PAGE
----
Mark: I think we have a great one. Every time I talk with you now, I feel like we're having these next level conversations where we just get deeper and deeper into the next layer of the relationship. And I feel like that's, at least based on my observation, that's something that's dramatically lacking in a lot of how we communicate in the business world. In the personal relationships and stuff like that, that's not my field. And I can't really speak to that, but at least in the business world, from what I can see is there appears to be an unwillingness or an impatience to get to that level, to get to that understanding. And I don't know what to do about that. One of the things that I struggle with in my practice is getting people to listen to each other, because a good negotiation is a function of good listening. And one of the books that I keep recommending to people is your book, because if you can get the listening part right, then everything else becomes easier in the negotiation. And sort of for the listeners that are listening in today, if I could make a recommendation for you, do yourself a favor, pick up, Just Listen by Dr. Mark Goulston, read everything that you can about the work that he's done, follow what he's doing online, especially with his shows, and really dig deep into this. Because I think our communication needs to, especially in the business world, if we're ever going to get to the levels that we want to get to in terms of negotiation success, our communication needs to improve. And the biggest, lowest hanging fruit that's available to us is on the listening. So to that end, Dr. Goulston, I would like to thank you for being here and sharing your wisdom once again. Thank you so much for being on this show. If people want to follow you, they want to find out more about you. They want to see what you're doing and what's coming up. I know you've got a lot going on Clubhouse for example, you've got a lot going on with your show. How do they do that?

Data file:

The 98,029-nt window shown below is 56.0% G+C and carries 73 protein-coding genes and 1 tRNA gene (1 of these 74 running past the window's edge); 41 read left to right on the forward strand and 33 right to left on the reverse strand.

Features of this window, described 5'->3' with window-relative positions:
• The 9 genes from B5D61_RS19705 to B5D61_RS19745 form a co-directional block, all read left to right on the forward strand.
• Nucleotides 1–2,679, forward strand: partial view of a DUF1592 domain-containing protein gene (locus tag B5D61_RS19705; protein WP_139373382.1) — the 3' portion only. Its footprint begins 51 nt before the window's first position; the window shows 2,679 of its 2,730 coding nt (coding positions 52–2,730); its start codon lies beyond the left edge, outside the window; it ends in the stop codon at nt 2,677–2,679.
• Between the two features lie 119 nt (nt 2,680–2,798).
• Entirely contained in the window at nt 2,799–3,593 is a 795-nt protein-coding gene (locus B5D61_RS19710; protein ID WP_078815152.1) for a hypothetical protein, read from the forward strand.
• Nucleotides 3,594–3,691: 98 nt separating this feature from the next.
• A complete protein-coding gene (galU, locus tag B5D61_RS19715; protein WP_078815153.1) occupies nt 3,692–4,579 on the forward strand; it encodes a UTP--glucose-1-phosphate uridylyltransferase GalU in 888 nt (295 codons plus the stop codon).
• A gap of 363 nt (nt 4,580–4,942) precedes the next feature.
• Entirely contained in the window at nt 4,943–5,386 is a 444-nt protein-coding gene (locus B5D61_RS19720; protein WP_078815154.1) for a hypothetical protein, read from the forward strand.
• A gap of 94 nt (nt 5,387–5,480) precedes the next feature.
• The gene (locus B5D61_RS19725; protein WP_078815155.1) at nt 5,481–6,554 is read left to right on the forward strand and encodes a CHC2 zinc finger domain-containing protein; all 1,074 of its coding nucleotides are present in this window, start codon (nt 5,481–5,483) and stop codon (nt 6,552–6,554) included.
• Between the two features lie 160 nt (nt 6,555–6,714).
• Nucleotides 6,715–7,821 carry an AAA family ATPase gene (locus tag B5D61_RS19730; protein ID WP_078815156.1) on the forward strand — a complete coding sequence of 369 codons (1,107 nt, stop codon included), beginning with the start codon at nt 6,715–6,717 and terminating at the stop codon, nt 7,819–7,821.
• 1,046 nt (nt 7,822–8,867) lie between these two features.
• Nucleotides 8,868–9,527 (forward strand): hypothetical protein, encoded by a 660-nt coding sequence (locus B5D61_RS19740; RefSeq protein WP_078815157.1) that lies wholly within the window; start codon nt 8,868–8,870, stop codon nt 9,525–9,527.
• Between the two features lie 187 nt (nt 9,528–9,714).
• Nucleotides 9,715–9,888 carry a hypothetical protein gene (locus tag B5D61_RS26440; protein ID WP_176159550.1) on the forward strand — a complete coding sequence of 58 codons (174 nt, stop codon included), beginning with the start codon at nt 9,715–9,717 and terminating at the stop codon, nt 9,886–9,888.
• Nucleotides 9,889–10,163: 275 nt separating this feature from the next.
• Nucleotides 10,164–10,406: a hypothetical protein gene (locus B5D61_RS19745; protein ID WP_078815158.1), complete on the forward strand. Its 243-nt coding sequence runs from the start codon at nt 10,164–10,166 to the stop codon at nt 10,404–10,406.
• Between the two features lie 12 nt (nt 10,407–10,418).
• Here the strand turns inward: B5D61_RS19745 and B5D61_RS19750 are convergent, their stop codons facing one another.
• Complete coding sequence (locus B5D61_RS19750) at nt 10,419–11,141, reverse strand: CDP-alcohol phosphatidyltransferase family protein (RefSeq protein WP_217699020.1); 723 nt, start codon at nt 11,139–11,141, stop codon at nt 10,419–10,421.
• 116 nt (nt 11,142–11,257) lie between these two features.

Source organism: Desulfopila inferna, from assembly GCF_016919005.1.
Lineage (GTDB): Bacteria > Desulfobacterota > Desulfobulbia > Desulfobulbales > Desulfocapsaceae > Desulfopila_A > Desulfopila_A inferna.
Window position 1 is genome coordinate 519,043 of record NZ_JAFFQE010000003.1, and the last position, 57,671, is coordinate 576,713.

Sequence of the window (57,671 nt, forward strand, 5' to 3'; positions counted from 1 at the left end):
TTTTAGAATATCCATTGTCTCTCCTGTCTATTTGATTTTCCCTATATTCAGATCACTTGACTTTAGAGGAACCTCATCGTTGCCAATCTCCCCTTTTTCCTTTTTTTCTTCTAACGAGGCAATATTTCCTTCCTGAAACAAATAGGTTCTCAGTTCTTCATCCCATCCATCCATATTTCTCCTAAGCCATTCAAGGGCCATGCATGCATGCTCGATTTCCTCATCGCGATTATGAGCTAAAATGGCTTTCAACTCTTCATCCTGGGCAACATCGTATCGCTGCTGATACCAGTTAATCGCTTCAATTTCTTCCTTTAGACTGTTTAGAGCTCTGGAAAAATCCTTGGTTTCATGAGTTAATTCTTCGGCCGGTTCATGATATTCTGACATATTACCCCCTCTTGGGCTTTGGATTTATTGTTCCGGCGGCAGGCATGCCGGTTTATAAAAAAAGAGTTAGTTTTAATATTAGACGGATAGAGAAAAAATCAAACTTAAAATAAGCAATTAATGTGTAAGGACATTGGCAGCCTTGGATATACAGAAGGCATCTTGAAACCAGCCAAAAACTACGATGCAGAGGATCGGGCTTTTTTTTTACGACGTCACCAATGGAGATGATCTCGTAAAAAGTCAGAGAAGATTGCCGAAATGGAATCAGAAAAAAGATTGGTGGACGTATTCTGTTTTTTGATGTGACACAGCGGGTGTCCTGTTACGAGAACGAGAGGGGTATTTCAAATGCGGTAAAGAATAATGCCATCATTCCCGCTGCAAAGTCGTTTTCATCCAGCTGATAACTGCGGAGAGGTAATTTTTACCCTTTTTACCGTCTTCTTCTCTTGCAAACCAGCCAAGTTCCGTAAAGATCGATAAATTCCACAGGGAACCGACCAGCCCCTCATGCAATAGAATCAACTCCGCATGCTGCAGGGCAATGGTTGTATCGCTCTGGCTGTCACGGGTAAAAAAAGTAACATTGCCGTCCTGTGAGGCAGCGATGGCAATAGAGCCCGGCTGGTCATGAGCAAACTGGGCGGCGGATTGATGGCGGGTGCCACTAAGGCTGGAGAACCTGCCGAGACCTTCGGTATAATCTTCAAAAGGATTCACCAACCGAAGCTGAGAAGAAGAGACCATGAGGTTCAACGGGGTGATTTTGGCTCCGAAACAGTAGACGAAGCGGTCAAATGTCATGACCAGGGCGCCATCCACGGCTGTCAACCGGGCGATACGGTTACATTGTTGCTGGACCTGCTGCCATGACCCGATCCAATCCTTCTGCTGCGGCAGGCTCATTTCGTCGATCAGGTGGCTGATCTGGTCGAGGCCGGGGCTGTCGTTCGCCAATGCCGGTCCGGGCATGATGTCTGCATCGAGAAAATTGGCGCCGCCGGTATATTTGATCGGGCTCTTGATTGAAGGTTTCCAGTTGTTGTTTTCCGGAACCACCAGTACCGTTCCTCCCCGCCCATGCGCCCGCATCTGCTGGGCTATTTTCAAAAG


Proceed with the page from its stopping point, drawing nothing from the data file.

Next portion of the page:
Dr. Mark Goulston: So if you got to markgoulston. com, I wake up and I connect dots in life. I'm in my 70s and my mentor, Warren Bennis, when I turned 60, I said," Geez, I think I'm too old for the world now." He said," Mark, my best decade was my 70s. All the things I observed, experienced, learned, the dots just started connecting and I don't go out of my way to offend people. And I try not to, but I don't care if I do. I'm just connecting the dots but for everybody. And if someone wants to hear them, so markgoulston. com, you'll see I'm just trying to connect dots as fast as I can. I have a podcast called My Wakeup Call, which is rated as the top inspiration podcasts for business owners by the UPS store. It's not exactly the Oscars. But also something I'm excited about is I have a LinkedIn live stream program called No Strings Attached. And I had my first guest on, was Marshall Goldsmith. He actually inspired me to do this, because Marshall has something called knowledge philanthropy, and he's giving away all his ideas and IP for free. crosstalk course out of it. You can call it your own. You don't have to thank him. You don't have to pay him. And he said to me, he said," Mark, ideas that can help the world are stupid to just sit on, just give it out to the world." And then he said," Don't worry about it, Mark. Because there are some people, when you give stuff to them and it's valuable to them. And they're so appreciative that you're not hitting on them. And crosstalk, they're going to come back and say,'What you told me, changed my life. It saved my marriage. How do I pay you back?" What Marshall says, " I tell them, pay me what you think it's worth or donate to my foundation. I'm trying to set something up about suicide prevention." So that's going to be a regular thing. My next guest is going to be Ivan Meisner, who is the founder of BNI, and we're going to have a great show. My guests and I try to share things and I think I've hopefully shared a few with you today that are nuggets, where you would say," I never would have thought of that. They're hidden in plain sight. I never would have thought of that. I think that would work. I think I can do that today." So when I tell my guests to come on, I say that," Just drop some on my audience." And it's a LinkedIn Live Stream. If you look up Mark Goulston, No Strings Attached and do a search on LinkedIn. Now you'll find some of the episodes.